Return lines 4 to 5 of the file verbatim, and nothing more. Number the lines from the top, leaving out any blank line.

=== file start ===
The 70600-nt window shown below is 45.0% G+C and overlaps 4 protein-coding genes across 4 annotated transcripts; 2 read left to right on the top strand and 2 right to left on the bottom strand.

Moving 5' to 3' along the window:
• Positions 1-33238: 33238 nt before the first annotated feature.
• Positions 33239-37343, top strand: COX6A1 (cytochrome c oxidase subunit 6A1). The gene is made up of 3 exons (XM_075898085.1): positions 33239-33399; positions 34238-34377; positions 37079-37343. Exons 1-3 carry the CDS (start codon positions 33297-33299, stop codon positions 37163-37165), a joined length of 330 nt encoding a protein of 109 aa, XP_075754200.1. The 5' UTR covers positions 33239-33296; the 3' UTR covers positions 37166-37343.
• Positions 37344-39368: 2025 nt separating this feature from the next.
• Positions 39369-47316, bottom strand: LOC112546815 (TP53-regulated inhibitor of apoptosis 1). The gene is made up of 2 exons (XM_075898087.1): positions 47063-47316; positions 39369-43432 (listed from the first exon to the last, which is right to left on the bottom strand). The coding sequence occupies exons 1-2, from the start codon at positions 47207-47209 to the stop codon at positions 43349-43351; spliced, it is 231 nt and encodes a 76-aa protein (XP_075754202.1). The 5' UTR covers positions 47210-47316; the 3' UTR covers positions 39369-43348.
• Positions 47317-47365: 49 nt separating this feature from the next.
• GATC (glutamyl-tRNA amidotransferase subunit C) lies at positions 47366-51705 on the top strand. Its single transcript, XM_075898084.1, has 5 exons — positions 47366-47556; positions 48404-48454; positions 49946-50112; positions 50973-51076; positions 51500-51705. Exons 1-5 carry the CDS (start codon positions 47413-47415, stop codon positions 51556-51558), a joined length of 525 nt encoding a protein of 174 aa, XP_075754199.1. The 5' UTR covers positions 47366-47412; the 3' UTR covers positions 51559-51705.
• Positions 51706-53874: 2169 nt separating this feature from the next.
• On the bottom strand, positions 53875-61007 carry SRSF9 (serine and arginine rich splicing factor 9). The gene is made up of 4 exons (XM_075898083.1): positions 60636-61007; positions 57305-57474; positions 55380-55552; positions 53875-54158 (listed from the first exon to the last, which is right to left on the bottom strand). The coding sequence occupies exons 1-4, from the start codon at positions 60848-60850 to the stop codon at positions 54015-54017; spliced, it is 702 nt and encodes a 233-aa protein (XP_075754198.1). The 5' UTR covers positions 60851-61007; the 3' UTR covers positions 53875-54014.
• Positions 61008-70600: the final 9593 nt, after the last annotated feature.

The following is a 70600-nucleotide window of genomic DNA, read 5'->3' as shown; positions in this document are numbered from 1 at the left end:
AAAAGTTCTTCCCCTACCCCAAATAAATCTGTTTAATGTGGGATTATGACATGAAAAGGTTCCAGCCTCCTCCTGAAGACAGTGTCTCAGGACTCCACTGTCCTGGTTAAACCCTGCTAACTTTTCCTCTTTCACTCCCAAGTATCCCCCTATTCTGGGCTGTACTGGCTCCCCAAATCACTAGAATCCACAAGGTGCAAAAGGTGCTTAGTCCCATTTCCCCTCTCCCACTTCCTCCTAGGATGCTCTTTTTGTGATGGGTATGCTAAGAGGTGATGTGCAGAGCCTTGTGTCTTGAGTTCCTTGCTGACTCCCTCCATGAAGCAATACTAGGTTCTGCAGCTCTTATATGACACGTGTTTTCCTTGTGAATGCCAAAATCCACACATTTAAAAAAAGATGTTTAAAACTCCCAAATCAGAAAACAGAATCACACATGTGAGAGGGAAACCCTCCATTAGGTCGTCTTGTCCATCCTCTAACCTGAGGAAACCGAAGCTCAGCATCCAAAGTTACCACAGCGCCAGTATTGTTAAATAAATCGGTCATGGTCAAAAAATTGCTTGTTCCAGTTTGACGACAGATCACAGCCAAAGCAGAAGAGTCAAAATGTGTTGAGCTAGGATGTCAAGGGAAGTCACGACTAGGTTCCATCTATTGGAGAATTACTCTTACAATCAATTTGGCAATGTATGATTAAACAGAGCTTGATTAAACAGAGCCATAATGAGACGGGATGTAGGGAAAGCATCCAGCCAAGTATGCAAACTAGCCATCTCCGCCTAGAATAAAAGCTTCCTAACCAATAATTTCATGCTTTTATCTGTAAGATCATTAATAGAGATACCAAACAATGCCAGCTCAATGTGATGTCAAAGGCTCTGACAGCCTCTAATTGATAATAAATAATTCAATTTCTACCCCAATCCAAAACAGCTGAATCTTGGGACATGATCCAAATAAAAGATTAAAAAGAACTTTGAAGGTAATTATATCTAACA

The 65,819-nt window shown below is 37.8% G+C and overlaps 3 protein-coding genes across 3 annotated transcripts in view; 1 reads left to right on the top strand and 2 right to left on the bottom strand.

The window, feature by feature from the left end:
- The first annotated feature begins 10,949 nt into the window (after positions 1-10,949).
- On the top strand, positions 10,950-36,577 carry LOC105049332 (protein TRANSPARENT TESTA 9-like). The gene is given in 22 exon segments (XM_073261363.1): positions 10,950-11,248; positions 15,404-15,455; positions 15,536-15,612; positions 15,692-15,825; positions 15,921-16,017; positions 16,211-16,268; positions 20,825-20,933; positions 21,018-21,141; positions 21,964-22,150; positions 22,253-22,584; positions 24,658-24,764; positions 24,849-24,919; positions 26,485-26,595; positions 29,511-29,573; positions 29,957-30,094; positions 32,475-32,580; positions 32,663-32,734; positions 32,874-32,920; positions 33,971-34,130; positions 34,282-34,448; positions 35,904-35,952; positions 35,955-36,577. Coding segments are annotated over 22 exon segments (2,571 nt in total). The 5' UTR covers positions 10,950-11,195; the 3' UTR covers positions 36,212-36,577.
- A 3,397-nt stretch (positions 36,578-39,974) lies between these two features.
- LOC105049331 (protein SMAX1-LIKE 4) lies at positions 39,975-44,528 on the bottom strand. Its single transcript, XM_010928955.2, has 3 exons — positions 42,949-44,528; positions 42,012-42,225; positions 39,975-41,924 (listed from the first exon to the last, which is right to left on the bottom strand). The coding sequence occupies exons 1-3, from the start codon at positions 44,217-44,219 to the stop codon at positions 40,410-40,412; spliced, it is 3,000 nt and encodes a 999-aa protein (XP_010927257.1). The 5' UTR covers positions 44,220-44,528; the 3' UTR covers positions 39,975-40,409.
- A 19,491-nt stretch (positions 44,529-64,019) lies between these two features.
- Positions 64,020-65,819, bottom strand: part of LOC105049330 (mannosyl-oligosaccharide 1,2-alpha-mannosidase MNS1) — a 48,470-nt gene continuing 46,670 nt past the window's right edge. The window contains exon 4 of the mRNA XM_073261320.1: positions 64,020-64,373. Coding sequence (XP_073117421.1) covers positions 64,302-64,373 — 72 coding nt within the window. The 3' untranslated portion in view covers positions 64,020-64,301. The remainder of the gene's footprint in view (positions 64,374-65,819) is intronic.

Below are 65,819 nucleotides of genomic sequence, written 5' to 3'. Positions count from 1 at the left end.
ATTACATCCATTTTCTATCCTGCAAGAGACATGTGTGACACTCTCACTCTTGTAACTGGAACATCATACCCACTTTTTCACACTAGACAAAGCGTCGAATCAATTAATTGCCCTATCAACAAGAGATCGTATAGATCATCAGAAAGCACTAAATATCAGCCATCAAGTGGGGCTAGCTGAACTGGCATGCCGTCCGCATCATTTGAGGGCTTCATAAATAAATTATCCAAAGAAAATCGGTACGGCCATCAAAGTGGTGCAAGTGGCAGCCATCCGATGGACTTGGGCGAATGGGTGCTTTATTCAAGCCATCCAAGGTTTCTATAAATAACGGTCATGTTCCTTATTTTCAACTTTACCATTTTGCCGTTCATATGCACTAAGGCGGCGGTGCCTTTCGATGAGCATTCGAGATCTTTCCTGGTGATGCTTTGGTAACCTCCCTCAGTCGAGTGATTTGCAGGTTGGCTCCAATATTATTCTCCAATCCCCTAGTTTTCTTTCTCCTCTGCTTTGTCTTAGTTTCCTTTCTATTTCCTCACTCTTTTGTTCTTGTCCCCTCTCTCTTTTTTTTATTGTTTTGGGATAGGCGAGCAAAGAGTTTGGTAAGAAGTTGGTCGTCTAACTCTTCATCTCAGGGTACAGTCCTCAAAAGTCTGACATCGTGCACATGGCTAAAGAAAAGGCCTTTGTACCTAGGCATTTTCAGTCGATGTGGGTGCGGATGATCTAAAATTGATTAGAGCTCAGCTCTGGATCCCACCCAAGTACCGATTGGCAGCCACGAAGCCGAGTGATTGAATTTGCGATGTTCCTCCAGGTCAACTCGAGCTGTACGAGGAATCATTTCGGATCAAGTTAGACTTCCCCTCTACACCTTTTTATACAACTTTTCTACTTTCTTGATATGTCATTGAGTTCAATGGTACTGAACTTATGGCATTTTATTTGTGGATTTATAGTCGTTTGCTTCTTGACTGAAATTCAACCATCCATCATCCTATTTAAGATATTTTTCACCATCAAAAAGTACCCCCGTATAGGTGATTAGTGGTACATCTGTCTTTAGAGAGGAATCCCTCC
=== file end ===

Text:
• Positions 33239-37343, top strand: COX6A1 (cytochrome c oxidase subunit 6A1). The gene is made up of 3 exons (XM_075898085.1): positions 33239-33399; positions 34238-34377; positions 37079-37343. Exons 1-3 carry the CDS (start codon positions 33297-33299, stop codon positions 37163-37165), a joined length of 330 nt encoding a protein of 109 aa, XP_075754200.1. The 5' UTR covers positions 33239-33296; the 3' UTR covers positions 37166-37343.
• Positions 37344-39368: 2025 nt separating this feature from the next.